Going once, going twice

While the airlines listed above are some of the most qualified to pay dividends in the industry, there are many other carriers investors should not expect dividends from any time soon. Airlines posting losses like Gol Linhas Aereas are more focused on managing their current situation than paying out precious cash to shareholders. Other airlines like Hawaiian Airlines are expansion-focused right now and will probably use their cash for this purpose. One airline has even been restricted from paying a dividend by its national government: Air Canada as part of a pension relief deal it is also restricted from share buybacks and certain levels of executive compensation. Looking ahead, the dividend paying airlines appear to be among the healthiest airlines in the industry. And if the industry succeeds as a whole, they could provide returns to shareholders both through appreciation and a small amount of income.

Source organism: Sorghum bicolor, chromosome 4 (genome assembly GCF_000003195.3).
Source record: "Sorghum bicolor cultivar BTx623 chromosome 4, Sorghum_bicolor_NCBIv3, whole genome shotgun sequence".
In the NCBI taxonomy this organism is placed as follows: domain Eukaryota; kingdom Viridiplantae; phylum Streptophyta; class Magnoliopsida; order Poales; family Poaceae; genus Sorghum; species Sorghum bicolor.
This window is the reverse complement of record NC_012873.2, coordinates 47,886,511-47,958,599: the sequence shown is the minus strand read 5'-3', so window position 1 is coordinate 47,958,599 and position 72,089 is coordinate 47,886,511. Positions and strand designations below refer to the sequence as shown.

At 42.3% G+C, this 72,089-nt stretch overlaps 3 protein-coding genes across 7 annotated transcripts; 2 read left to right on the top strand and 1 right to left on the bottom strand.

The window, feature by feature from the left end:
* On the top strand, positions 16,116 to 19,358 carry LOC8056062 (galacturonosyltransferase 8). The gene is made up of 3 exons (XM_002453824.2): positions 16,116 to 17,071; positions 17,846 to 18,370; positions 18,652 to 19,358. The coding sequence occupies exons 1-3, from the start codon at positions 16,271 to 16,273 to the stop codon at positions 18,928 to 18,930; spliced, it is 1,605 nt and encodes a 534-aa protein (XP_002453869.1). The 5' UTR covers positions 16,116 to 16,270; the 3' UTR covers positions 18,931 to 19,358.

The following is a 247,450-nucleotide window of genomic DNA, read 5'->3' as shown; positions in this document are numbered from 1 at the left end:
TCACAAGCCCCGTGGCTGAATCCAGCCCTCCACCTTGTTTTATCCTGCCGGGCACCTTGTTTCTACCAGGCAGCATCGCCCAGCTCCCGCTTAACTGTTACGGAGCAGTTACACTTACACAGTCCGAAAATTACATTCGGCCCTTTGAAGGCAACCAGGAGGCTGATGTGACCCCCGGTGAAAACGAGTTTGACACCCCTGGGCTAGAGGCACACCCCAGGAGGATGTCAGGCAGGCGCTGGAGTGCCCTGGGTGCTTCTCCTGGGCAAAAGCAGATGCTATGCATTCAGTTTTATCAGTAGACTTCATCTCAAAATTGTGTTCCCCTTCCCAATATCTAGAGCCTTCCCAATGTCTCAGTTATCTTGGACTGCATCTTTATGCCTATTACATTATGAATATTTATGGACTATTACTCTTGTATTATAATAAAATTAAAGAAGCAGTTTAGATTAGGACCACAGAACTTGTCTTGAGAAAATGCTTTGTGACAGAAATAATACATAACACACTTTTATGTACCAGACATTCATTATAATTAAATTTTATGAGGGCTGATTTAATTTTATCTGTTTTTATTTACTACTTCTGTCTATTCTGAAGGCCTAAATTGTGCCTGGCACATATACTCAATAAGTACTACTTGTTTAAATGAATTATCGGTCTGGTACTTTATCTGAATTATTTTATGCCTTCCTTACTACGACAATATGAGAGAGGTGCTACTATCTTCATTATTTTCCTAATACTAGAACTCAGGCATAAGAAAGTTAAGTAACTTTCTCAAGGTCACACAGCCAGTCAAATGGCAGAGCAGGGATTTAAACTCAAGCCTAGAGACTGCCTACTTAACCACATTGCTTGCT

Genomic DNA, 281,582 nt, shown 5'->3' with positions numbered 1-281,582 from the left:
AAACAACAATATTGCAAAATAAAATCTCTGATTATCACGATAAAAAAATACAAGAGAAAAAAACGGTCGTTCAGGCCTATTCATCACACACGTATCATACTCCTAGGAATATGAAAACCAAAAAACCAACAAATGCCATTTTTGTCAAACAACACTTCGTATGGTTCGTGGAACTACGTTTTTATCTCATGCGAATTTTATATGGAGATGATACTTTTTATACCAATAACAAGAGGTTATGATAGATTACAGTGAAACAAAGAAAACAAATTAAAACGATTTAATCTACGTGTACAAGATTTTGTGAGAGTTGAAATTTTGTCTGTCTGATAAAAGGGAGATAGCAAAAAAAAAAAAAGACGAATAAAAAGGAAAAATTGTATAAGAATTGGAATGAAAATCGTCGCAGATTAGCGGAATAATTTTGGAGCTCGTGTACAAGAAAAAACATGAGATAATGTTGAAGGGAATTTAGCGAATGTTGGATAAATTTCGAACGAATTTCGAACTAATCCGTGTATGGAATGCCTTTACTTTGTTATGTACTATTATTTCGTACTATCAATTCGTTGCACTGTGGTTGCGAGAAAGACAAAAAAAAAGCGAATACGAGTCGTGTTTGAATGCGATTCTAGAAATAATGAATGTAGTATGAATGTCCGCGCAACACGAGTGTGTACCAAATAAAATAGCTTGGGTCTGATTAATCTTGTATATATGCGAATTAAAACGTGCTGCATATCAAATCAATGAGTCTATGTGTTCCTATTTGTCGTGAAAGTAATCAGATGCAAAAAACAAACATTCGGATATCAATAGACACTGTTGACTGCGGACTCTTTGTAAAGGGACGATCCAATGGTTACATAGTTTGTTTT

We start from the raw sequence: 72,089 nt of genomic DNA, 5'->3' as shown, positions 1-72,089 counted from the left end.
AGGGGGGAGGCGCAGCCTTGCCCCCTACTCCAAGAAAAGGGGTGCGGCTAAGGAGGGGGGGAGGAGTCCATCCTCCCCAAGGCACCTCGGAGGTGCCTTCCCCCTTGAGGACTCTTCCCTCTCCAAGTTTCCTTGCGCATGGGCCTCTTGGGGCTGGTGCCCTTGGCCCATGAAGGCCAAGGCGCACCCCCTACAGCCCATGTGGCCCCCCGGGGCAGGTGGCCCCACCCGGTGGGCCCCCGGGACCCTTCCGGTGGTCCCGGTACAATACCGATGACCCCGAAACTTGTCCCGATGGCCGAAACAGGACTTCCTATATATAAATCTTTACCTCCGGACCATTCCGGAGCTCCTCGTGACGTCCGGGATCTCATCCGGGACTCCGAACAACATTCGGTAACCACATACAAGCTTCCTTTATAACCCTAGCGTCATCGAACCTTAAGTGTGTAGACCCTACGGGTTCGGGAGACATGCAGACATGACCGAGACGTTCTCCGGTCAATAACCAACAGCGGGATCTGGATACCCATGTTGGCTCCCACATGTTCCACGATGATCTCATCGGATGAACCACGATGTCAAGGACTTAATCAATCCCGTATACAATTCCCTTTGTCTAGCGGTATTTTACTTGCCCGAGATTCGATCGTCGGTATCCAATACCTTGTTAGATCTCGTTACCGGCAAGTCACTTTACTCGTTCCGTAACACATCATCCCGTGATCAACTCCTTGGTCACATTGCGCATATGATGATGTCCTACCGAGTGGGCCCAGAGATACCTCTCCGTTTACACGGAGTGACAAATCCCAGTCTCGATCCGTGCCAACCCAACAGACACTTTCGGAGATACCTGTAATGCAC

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Alexander MacLennan owns shares of Air Canada and Delta Air Lines. He also owns the following options: long $22 Jan 2015 Delta calls, long $25 Jan 2015 Delta calls, long $30 Jan 2015 Delta calls, long $17 Jan 2015 US Airways calls. This article is not an endorsement to buy or sell any security and does not constitute professional investment advice. Always do your own due diligence before buying or selling any security. The Motley Fool recommends Southwest Airlines. Try any of our Foolish newsletter services free for 30 days. We Fools may not all hold the same opinions, but we all believe that considering a diverse range of insights makes us better investors. The Motley Fool has a disclosure policy. Is this post wrong? Click here. Think you can do better? Join us and write your own!